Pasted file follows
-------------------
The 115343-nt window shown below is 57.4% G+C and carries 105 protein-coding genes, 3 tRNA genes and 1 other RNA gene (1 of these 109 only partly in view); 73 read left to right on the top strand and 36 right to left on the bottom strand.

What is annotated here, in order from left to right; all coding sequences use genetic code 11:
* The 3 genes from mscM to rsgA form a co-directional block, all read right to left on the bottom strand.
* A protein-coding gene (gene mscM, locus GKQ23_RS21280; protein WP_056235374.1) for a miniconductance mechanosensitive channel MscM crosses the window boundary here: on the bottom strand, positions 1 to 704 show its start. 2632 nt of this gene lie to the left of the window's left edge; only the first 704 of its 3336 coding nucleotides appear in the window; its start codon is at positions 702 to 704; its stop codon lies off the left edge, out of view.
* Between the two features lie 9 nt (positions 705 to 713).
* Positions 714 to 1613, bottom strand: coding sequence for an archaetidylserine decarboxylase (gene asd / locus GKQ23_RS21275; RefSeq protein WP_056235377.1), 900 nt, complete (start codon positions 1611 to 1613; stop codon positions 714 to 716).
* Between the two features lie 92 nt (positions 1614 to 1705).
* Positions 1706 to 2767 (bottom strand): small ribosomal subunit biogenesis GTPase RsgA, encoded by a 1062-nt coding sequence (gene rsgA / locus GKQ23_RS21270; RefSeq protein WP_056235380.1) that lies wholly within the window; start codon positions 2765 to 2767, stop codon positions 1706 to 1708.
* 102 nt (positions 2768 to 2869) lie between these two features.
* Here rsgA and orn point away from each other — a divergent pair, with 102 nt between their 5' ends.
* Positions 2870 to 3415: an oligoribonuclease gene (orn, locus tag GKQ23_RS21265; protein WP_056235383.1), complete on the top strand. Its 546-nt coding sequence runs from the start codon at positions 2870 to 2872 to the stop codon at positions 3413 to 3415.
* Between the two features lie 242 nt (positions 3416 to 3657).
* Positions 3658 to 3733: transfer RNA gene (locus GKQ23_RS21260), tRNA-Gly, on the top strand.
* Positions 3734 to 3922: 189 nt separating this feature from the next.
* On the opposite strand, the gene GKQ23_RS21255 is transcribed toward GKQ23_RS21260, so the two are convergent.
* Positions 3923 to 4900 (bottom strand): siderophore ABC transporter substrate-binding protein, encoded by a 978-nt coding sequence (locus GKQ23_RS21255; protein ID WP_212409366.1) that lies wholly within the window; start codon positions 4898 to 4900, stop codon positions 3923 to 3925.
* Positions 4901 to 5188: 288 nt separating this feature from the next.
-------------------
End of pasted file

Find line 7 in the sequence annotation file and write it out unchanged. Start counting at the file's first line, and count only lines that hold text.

* Between the two features lie 92 nt (positions 1614 to 1705).